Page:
You know the saying that it’s all about the journey and not the destination?
Most people think that refers to life, but we’re going to say it was originally spoken about driving the Road to Hana.
Maui’s famously serpentine drive is an all-day (or better yet, multi-day adventure) that’s packed with waterfalls, hiking trails, beaches, caves and Hawaiian cultural sites.
Yes, the drive is over 60 miles long—and that’s just from Kahului Airport—but there are so many sights to see along the way that you’re rarely in the car for 30 minutes at a time should you choose to get out and savor the journey at one of these popular stops.
Twin Falls (Mile Marker 2)
Only 25 minutes past the town of Paia, Twin Falls is arguably the most popular waterfall hike on the Road to Hana. The roadside farm stand bursts with fruit that’s grown right there on the farm, and you can either visit a series of falls that are less than five minutes from the parking lot, or make the 20-minute trek to a waterfall that plunges over a cave.
Hikers are warned that the second set of falls are for “advanced hikers only,” since the walk can mean navigating shin-deep streams and sections of slippery rock.
Rainbow Eucalyptus trees (Mile Marker 6.7)
A favorite of Maui nature photographers, this Rainbow Eucalyptus grove is a pastel example of nature’s simple, yet fascinating beauty. We recommend viewing them from the road.
When a section of tree bark dies on these trees, it falls to the ground and leaves behind a streak of fresh green bark. As the bark then ages and lightens in the sun, it changes colors from green to violet to red and eventually, orange, before eventually falling back to the ground and starting the cycle anew.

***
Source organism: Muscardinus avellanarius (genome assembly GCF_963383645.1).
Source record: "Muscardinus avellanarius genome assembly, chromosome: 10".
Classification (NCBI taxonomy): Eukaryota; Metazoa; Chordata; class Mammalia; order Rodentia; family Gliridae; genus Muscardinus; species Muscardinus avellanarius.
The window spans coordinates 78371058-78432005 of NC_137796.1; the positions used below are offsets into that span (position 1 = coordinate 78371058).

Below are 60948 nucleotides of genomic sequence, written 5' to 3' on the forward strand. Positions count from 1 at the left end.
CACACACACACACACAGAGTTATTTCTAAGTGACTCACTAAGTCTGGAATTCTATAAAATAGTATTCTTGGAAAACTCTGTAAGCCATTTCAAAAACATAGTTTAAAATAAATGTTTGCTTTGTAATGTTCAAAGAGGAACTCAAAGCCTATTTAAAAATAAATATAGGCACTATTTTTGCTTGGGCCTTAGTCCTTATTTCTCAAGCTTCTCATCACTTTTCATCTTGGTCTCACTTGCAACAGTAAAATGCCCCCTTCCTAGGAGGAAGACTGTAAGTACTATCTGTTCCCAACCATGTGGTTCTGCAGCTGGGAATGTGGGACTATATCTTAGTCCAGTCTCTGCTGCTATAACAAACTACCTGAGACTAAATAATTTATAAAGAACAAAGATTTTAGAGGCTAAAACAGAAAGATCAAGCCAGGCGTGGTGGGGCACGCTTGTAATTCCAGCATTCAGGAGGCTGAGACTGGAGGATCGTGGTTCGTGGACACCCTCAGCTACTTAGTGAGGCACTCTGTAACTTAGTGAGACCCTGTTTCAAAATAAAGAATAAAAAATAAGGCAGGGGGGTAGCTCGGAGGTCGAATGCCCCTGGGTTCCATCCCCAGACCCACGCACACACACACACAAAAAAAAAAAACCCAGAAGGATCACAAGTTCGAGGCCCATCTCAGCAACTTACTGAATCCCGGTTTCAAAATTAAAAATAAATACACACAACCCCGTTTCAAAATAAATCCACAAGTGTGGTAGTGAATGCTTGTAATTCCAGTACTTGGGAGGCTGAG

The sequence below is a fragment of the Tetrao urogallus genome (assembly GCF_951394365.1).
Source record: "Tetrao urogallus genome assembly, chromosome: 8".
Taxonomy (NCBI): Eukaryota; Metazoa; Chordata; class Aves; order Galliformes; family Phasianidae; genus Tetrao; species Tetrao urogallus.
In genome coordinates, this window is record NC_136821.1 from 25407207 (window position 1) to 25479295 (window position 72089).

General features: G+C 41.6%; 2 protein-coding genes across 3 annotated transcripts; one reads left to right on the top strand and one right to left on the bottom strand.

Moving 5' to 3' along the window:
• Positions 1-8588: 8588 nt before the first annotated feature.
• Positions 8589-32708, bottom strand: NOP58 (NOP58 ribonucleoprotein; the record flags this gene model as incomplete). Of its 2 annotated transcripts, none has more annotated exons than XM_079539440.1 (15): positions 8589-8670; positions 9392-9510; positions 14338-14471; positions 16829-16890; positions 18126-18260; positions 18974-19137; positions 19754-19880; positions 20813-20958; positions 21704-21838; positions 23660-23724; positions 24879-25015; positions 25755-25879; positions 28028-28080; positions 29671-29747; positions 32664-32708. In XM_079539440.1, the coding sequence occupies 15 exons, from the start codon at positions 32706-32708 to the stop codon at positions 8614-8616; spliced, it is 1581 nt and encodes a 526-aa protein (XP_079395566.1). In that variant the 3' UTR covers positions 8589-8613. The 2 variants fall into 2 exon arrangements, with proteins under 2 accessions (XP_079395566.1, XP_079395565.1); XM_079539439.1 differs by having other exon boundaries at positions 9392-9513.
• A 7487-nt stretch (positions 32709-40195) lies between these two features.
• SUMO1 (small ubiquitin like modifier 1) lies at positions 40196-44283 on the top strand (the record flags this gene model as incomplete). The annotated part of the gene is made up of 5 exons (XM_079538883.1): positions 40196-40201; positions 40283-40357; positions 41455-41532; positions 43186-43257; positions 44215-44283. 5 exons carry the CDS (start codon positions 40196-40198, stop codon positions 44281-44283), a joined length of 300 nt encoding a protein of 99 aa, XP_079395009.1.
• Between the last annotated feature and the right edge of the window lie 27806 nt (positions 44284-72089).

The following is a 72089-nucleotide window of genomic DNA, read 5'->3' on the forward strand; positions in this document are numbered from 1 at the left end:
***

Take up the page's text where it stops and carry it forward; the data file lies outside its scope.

Waikamoi Ridge Trail and Falls (Mile Marker 9.5 and 10)
Whether you need to stretch your legs or cool off beneath a waterfall, the Waikamoi area is the perfect spot for some Road to Hana adventures. The heavily forested Waikamoi Ridge Trail forms a .8-mile, moderate loop that gains about 200 feet in elevation before reaching a hidden picnic table. You’ll find ample parking on the side of the road (although unfortunately there aren’t any restrooms), and even though the trail can get muddy, you can wash your legs just a half-mile later at roadside Waikamoi Falls.
Keanae Peninsula and Arboretum (Mile Marker 16.5)
Famously located “halfway to Hana,” this fertile peninsula is covered in kalo (taro) found growing in loi, or fields. Pick up some homemade banana bread and head to the eastern-facing rocks to watch waves come crashing ashore. You can also enjoy a half-mile hike through Keanae Arboretum, where Rainbow Eucalyptus trees join ferns and hanging lobster claws.
Upper Waikani Falls (Mile marker 19.5)
Another popular roadside waterfall is Upper Waikani Falls, which earned the nickname of “Three Bear Falls” for the Papa Bear, Mama Bear and Baby Bear sizes of the three parallel falls. The largest cascade is about 70 feet tall, but on rainy days the three cascades can blend to become a torrent of water that explodes on the rocks below.
Puaa Kaa State Wayside Park (Mile Marker 22.5)
Yes, the “hiking trail” is handicap accessible (so it’s not the most adventurous stop), but Puaa Kaa Wayside Park has restrooms, picnic tables and a gorgeous waterfall that makes an easy photo op.
Kahanu Garden and Piilanihale Heiau (Mile Marker 31)